I love to write. (and yes, I smiled when I wrote that)

I always have. Since I first set crayon to construction paper. But being a writer didn’t translate in my world. I didn’t know how to make writing a  career. I was caught up in the monetizing, legitimizing, confidence eroding elements of “being” a writer. My mind equated career with financial success. And it was ruining me.

Sometimes, I don’t know if I’ll ever make much more than a dime from this. I definitely recognize that the hours I put in versus the money I receive don’t really add up. No one would call me a success, well most people, anyway. And that’s ok, because I believe my riches are greater still than anything you can figure with a calculator.

I’m happy. I’m delighted. I’m overjoyed. And I’m humbled to be an artist.

I’m excited to finally lay claim to that which has pretty much been a part of my soul since the moment I could speak.

I AM A STORYTELLER by birth and a writer by trade.

As long as I keep telling my stories, creating new worlds and new people, something of me will exist when my physical self no longer wanders this plane. I will exist.

In the mist. In the ether. In the eternal.

Physically, in the now. And in the later.

We’re all either neck-deep in the muck, searching for our souls’ desires, or we are straddling the lanes, knowing not which way to go. But each of us hopes we might figure out what our soul’s desire might be.

Soon.

Long before we draw our last breath.

Art is a dynasty. Even when the art is only for yourself.

Steven Pressfield wrote in Turning Pro, “What you and I are really seeking is our own voice, our own truth, our own authenticity.”

Whatever soul-searching venture the well coiffed, SUV driving lost soul, might be struggling with, I hope she finds what she needs. I hope she finds her way.

Dying in the Carpool Lane

Dying in the Carpool Lane

I’m a true foodie to my core, but I must admit, I really enjoy Chick-FIL-A breakfast biscuits with a crispy side of tots.

This morning, on the way to school I hit the drive through to get that yummy chick-fil-a breakfast before speeding off to the next school in my dreaded carpool lineup.

Finally, breakfast half eaten, I arrive at the last school of the morning. Eldest daughter is dropped off with goodbyes and I love you kisses and best wishes with confirmation of the time I’m expected back this afternoon. Now I can finish my breakfast while I navigate back to the house.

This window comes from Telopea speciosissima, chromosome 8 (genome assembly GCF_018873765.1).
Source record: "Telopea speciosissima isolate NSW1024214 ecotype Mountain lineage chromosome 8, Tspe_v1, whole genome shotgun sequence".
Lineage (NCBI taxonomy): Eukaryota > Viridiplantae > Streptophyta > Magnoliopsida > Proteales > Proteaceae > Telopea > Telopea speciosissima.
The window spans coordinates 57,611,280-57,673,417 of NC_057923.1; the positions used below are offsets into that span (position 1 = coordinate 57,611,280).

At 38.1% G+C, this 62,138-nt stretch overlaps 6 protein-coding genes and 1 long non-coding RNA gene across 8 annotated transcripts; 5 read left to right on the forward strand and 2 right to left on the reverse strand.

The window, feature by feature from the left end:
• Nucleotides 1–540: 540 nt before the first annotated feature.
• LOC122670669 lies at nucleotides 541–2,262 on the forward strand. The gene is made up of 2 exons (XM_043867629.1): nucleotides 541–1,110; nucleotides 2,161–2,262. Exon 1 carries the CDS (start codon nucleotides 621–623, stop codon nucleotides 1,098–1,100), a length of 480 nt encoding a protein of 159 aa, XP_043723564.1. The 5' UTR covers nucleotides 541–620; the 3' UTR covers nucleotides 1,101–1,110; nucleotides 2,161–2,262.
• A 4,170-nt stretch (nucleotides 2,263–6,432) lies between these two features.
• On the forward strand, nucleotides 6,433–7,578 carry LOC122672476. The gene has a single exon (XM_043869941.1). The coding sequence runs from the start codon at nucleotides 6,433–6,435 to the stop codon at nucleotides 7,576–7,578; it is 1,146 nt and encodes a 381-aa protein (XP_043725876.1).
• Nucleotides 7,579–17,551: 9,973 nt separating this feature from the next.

With my biscuit fully consumed, I have only a few tots left as I start to plow my way through the impatient sea of minivans and SUVs. Traffic slowing to a near standstill, I dip my tot into my tiny vat of chickfila sauce.

Then something happens. My years (like nearly 45 of them) of eating experience failed me. Rather than swallow that little chunk of sauce soaked potato, I inhale. Not in the eat fast way but in the “oh-my-God-I’ve-got-potato-in-my-lungs” way.

A fit of coughing, the likes of which I’ve not experienced before, overwhelms me. People behind me honk to speed up the line, which mind you was transitioning from stationary to snails’ pace. I try to scoot up, not letting my fellow carpoolers down, fully understanding my carpool exit strategy responsibilities. But, HELLO, I’m dying in here.

I continue to cough, wheeze, and gasp. Tears are streaming down my purple face. This is it.

With a phlegm filled hack I pound my chest and see stars, thinking I’m going to pass out. I cough so hard I’m sure I scared birds out of the trees and somehow misaligned newly forming planets. After all I was dying. I can be mildly irritating. The universe would give me a pass on that right?

Thoughts run through my head like “Who will pick up my kids?“and “Man, are the people behind me going to be pissed when I die and block their way out of here.”

Then the unthinkable happens.

With that last ginormous, raging hack I pee just a little. My thoughts are interrupted. “Did I just pee?”

My lungs still aching from lack of air, I convulsively cough again.

Did I just pee again?

By now I’m turning onto the main road. Mighty fine carpooler here. Now no one will be blocked in the driveway by my dead, urine soaked body.

I continue down the main road. Coughing. Peeing. Coughing. Peeing. All for another mile or so.

Wiping tears off my cheeks, it dawns on me. I don’t want to die in carpool covered in spit, phlegm, and pee with potato chunks and chickfila sauce stuck to my purple face.

I want to live! Yes, Virginia there is a Santa Claus! And you’re right Dorothy, there is no place like home. Damnit.

With a new lease on life and a serious debt owed to my guardian angel I’m off for a shower and an upholstery shampoo. Having used up a fair amount of today’s luck I really hope I don’t trip on the soap.

Happy New Year

So after several tumultuous years away from my blog, I’m coming back. 2017 is the year of personal growth for me.

I’m not making resolutions. I’m just moving forward on those items I’m wanting to do/change/grow.

For me personally, 2016 sucked. On many levels. So change is good. And needed.

But before I can look too far ahead, I want to say a quick goodbye to many we lost in 2016.

https://youtu.be/DD1mxPBHqc4